Foolish questionings and undue attention to genealogies tend to generate speculative views. The resulting widely different opinions give rise to disagreements, disputes, and strife, with individuals being adamant about the correctness of their views. Similarly, when the Mosaic law is used as a basis for formulating other commands and rules, inevitably individuals will disagree about the validity of such derived regulations. Whenever the arguing parties are determined to defend their views and persuade others, verbal fights erupt. All such fighting with words is unprofitable and vain, futile, or worthless. Neither those who engage in such battles nor those who witness them are drawn closer to God. (3:9)

If a man in the community of believers proved himself to be sectarian, causing division among believers by insisting on erroneous views, Titus was to admonish him, seeking to make clear to him the error of his ways. When the sectarian man refused to change after being admonished twice, Titus did not have to deal with him any further but was to reject him as disapproved. (3:10) In that case, as Paul continued, Titus would have known that the man was twisted (ekstrépho) and guilty of sin, “being self-condemned.” Such a man would have deliberately chosen his course and insisted upon it despite the efforts to correct him. Therefore, by his defiant course of action, he would have condemned himself. The Greek term ekstrépho denotes to turn aside or to turn out of the way and relates to a deviation from what is true, right, or proper. A departure from the right way is sin, a failure to act in harmony with God's will. (3:11)

Upon sending Artemas or Tychicus to him, Paul wanted Titus to do his best to come to him at Nicopolis. This likely was the Nicopolis of Epirus located in northwestern Greece, and it was in this city that the apostle planned to stay for the winter. (3:12)

Titus must have been aware of the particular service Paul had in mind respecting Zenas and Apollos. When sending them on their way, Titus was to make sure that they did not lack anything, or see to it that they were adequately supplied for the journey. Paul used the Greek word nomikós to identify Zenas. This may mean that Zenas had functioned as a scribe, a legal expert, or a man who was learned in the law. As a man well-acquainted with the Mosaic law, Zenas may either have been a Jew or a proselyte. Apollos, a Jewish believer from Alexandria, Egypt, benefited from the spiritual assistance of Aquila and Priscilla upon his arrival in Ephesus. An eloquent speaker, Apollos later did much in furthering the cause of Christ in Corinth. Some among the Corinthian believers, however, came to have a wrong view of men who ministered in their midst and, impressed by the eloquence of Apollos, they improperly identified themselves with him as their leader. (Acts 18:26-28; 19:1; 1 Corinthians 1:10-12; 3:6) Paul’s first letter to the Corinthians (3:5-9) indicates that this development was not the fault of Apollos, and the apostle recognized him as his fellow worker with God. (3:13)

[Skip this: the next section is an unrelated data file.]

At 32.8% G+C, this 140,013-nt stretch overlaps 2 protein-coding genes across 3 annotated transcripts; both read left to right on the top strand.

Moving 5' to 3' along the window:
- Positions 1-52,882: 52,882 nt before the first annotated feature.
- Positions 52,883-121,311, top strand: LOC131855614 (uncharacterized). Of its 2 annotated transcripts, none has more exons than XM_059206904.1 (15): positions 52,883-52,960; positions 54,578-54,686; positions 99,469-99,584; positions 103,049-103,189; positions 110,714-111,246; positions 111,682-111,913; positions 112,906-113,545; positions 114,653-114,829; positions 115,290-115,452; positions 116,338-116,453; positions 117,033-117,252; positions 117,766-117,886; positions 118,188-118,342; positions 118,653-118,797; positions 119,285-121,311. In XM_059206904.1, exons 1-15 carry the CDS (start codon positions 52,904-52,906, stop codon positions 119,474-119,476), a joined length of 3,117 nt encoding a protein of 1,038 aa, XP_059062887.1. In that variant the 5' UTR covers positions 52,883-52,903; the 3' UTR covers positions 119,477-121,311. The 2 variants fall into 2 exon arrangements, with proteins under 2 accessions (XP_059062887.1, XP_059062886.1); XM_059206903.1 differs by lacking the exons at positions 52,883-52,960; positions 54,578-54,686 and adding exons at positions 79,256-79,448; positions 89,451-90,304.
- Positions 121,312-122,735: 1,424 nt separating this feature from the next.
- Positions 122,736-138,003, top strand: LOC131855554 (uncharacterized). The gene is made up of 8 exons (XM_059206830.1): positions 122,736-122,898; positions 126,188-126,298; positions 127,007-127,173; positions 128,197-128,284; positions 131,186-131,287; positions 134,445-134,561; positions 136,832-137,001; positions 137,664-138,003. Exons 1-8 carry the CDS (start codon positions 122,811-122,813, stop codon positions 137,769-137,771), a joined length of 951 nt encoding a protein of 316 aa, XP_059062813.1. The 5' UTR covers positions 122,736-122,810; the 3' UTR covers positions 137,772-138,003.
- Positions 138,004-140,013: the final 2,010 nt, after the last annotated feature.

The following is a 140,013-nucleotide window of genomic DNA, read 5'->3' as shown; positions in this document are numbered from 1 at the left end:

As far as believers (literally, “ours”) were concerned, Paul wanted them to learn devote themselves to “good works” to meet their essential needs and not to be unproductive. Believers should be engaged in honest labor so as to obtain the necessities of life. They were not to be idle but industrious. (3:14) The believers in Crete would thus reveal themselves to be unlike those Cretans who could be described as “idle bellies” or idle gluttons, according to the words of one of their own Cretan “prophets” or poets. (1:12)

The conclusion of the letter indicates that Paul intended its contents to be shared with believers on the island of Crete. He extended the greetings of all those then with him and asked Titus to greet those who “love us in the faith,” that is, all whose love proved to be grounded in the common faith in God and Christ that those sending the greetings and those being greeted shared. The prayerful expression the apostle added ends with the plural “you,” “The favor [be] with all of you.” For believers to experience gracious divine favor or unmerited kindness would include their continuing to benefit from the help and guidance of which God and Christ are the source. (3:15; see the Notes section.)

Notes:

The Greek term for “strife” (in verse 9) is plural in numerous manuscripts and so refers to repeated disagreements. Other manuscripts, however, contain the singular word for “strife.”

In verse 15, a number of manuscripts identify the “favor” as being either “of the Lord” or “of God.”

“Amen” (so be it) ends the letter according to the reading of numerous manuscripts.